FDA approves Analogic’s SonixGPS nerve block needle kit

1 April 2014 (Last Updated April 1st, 2014 01:00)

Analogic has obtained US Food and Drug Administration’s (FDA) 510(k) approval for its SonixGPS nerve block needle kit, an anesthesia needle kit designed for use with SonixGPS ultrasound system.

Analogic has obtained US Food and Drug Administration's (FDA) 510(k) approval for its SonixGPS nerve block needle kit, an anesthesia needle kit designed for use with SonixGPS ultrasound system.

Analogic's SonixGPS ultrasound technology is designed for guidance procedures such as nerve blocks for pain management and surgery.

The SonixGPS is available on the SonixTouch and SonixTablet ultrasound systems that feature a customisable touchscreen interface.

Using multiple position sensors, including one embedded in the transducer, the SonixGPS ultrasound guidance system provides unique ultrasound guidance for complex procedures.

According to Analogic, the system potentially reduces the learning curve for such procedures that include nerve blocks, vascular access, core biopsies and fine needle aspirations.

"With the SonixGPS, physicians are able to more clearly visualise and predict the needle's trajectory during invasive procedures in real-time."

The SonixGPS system allows the insertion of needle from any direction, including in plane with the transducer, or out of plane. Consequently, the trajectory may be planned before inserting the needle to reduce unnecessary tissue manipulation, while maintaining patient comfort.

According to Analogic, SonixGPS provides a cost-effective solution that can operate at any depth or angle with consistent display of tip and needle position during the entire procedure.

Analogic's SonixTouch research systems feature high-frequency imaging and a complete pre-clinical solution. The SonixTouch may be configured for pre-clinical and clinical research using the same imaging platform.

The SonixTouch systems are compact, portable and customisable in order to include a range of new and upcoming technology such as contrast imaging, elastography, plane wave imaging, strain imaging and more.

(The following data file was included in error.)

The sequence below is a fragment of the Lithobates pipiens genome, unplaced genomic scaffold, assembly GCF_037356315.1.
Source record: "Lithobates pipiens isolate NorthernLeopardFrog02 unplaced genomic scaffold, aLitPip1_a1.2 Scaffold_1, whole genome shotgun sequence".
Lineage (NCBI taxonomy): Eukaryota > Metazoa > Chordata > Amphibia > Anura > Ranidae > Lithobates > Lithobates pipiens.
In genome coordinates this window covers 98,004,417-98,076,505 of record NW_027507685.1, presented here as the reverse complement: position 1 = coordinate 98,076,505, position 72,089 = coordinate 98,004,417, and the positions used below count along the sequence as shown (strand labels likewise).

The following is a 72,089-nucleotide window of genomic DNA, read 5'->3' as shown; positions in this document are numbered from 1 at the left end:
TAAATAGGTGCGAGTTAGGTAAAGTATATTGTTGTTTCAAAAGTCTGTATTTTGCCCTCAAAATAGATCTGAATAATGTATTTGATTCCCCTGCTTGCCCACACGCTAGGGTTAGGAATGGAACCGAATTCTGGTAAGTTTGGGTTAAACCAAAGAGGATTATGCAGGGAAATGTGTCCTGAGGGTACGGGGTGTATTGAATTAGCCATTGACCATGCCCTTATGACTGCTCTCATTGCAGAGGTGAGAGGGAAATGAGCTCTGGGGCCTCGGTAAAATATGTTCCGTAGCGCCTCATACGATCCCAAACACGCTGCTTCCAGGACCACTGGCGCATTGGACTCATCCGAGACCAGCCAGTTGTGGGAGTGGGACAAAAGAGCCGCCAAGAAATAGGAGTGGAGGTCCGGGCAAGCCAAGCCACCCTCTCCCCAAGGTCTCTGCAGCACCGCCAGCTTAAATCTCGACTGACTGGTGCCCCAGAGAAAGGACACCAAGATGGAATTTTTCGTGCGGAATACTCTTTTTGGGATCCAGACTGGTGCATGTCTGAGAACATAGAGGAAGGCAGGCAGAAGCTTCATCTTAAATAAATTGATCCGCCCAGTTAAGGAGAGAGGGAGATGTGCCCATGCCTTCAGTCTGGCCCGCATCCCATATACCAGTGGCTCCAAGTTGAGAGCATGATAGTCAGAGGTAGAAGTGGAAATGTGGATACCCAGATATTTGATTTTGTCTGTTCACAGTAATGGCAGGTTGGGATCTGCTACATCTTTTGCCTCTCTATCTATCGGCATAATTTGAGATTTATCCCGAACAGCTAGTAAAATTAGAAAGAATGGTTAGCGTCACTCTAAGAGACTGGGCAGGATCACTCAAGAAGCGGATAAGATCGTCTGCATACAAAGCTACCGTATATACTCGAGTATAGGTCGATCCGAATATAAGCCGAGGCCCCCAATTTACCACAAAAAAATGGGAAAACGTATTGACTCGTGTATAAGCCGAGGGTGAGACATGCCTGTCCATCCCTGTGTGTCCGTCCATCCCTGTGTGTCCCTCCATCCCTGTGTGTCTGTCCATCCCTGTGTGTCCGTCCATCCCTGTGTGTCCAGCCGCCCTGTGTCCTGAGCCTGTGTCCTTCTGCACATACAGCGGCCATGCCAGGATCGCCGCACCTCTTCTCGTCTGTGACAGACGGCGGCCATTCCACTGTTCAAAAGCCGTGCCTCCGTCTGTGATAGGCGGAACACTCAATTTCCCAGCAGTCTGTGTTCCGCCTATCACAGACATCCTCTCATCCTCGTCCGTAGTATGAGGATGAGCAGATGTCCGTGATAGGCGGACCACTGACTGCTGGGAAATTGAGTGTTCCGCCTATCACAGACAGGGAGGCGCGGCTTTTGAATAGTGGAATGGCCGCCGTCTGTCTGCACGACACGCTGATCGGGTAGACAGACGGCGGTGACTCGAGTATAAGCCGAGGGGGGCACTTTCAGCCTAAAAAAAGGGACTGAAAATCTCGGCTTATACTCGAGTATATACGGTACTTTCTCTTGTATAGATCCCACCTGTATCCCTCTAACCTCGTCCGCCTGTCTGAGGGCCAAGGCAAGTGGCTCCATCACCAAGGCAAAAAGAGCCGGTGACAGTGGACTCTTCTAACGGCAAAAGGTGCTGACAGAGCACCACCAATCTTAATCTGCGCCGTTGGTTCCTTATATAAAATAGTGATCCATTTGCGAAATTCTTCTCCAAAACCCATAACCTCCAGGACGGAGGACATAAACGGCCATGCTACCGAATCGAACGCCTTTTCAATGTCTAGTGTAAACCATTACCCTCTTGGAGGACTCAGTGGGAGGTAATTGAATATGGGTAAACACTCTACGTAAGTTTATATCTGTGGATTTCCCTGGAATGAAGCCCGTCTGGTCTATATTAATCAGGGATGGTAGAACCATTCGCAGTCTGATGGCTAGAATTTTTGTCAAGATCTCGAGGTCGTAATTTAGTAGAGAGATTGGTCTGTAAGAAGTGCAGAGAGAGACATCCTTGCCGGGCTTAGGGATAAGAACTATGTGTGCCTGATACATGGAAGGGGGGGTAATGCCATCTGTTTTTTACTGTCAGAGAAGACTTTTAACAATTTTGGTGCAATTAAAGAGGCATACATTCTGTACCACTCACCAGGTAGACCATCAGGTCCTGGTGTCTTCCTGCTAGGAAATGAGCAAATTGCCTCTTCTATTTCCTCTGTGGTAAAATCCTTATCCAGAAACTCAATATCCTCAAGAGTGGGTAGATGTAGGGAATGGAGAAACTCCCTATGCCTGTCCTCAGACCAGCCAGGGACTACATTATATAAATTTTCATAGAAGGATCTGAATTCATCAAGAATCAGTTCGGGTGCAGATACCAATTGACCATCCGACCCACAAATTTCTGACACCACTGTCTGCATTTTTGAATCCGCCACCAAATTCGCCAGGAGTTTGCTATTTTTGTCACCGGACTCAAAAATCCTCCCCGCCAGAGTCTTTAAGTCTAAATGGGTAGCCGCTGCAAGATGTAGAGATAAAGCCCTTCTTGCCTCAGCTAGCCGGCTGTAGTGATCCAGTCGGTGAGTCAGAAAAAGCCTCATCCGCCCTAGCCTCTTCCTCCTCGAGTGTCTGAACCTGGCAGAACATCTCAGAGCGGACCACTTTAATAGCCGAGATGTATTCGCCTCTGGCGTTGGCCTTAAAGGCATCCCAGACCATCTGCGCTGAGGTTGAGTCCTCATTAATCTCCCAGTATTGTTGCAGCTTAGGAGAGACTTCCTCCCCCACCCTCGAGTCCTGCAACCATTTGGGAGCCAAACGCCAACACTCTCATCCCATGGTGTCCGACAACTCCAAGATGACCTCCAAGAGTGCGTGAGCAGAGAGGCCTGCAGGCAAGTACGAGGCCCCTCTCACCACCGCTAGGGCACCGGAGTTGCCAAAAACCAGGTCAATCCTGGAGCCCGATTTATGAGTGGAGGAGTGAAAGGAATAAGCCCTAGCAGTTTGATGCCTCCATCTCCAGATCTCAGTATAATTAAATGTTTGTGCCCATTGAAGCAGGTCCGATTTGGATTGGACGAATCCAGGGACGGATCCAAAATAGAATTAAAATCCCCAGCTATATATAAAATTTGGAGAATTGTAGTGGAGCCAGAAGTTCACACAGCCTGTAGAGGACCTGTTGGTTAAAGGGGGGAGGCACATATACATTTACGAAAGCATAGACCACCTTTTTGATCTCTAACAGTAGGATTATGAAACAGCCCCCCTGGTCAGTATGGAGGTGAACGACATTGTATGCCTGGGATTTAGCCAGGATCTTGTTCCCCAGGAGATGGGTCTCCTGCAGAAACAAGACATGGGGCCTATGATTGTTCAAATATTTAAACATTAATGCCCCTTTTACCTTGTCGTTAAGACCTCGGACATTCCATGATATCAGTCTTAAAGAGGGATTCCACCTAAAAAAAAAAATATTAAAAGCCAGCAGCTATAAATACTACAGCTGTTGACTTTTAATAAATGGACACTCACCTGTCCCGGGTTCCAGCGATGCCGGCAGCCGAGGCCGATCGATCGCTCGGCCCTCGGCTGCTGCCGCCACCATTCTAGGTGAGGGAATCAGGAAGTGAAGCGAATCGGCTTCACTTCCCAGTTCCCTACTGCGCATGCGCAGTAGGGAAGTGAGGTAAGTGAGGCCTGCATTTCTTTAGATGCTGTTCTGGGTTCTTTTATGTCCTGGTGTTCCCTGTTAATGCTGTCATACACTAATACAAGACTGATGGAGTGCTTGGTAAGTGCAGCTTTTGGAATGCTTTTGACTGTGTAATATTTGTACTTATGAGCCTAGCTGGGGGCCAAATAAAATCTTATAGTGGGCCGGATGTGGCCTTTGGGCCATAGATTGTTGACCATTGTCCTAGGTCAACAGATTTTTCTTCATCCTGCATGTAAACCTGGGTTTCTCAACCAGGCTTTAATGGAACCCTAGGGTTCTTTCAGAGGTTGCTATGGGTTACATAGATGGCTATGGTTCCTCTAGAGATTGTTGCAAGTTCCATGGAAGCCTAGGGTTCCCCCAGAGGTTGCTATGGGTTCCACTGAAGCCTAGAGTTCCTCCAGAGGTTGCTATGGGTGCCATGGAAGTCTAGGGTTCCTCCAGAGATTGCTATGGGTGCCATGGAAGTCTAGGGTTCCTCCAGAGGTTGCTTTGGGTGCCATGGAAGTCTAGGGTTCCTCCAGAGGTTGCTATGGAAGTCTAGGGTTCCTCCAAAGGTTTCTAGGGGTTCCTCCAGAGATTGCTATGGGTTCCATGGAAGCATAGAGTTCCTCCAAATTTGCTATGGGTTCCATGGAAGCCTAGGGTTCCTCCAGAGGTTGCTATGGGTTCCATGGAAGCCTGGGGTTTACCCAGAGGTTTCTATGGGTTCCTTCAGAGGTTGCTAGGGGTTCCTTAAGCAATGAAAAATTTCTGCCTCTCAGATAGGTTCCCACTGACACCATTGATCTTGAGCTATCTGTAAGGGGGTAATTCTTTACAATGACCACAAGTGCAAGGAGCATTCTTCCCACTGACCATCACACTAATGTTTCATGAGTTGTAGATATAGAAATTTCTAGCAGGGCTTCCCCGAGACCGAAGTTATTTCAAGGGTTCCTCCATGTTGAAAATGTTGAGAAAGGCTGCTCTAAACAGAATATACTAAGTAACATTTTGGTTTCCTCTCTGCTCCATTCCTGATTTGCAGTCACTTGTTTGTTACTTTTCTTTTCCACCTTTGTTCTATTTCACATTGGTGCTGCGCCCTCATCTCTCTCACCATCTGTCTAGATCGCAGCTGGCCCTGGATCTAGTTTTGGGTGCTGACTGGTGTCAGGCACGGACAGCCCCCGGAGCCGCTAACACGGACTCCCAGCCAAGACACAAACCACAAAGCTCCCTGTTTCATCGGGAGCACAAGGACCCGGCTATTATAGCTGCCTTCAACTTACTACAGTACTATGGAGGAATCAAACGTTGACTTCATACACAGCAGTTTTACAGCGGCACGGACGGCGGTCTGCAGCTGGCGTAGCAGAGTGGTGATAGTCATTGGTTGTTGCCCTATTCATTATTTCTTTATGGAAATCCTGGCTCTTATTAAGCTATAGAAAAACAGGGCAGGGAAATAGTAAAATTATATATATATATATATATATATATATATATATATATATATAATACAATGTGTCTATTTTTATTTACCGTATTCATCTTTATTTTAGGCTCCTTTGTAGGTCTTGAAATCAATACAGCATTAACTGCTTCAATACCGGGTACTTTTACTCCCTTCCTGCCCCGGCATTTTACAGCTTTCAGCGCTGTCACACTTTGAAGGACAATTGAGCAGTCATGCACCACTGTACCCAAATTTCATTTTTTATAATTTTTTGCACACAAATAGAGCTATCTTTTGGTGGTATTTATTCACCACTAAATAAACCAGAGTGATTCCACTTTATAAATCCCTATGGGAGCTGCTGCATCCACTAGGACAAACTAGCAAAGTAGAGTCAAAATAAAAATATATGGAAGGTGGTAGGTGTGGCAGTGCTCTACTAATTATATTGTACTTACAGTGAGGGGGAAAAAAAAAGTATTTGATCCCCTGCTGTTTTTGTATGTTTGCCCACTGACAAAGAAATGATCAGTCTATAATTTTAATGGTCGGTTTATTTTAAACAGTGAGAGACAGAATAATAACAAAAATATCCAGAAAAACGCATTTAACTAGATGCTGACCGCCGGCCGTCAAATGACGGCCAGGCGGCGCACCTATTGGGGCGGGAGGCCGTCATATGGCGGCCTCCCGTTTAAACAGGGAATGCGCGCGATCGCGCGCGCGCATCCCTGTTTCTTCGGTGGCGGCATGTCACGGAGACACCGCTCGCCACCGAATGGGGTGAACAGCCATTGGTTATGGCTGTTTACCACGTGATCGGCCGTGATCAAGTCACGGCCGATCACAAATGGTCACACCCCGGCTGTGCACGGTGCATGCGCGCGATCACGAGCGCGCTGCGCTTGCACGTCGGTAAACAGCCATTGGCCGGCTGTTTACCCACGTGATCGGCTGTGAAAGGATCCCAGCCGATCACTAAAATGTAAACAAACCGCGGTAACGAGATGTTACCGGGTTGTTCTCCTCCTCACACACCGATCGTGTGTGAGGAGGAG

In addition, Analogic Ultrasound has the flexibility to provide various OEM ultrasound platforms and OEM transducers to meet specific requirements.

The SonixTouch research system offers clinicians the ability to acquire large cine loops of clinical data ranging from raw radio frequency signal in B-mode, colour, pulsed wave, 3D/4D modes, or scan-converted data, to either eight bits or 16 bits of envelope data.

Analogic vice-president Lars Shaw said that as ultrasound is used in more areas of patient care, the company is designing solutions that are easier to use.

"As an example, ultrasound technology is often used by physicians to help guide complex needle procedures because it provides useful visualisation of subsurface anatomy, serving as a 'visual pathway' to the obstacles beneath the skin's surface.

"With the SonixGPS, physicians are able to more clearly visualise and predict the needle's trajectory during invasive procedures in real-time, resulting in the ability to select both the needle direction and angle that is safest and most comfortable for their patients.

"We are very excited to deliver our innovative SonixGPS needle guidance technology to anesthesiologists in the United States. Physicians in other parts of the world have been successfully using this technology to improve the speed and accuracy of difficult procedures," Shaw said.

Analogic will highlight the SonixGPS technology, as well as showcase its SonixTouch ultrasound research system, OEM transducers and its OEM ultrasound platform at the American Institute of Ultrasound in Medicine (AIUM) 2014 Annual Convention in Las Vegas, Nevada, 29 March through 2 April.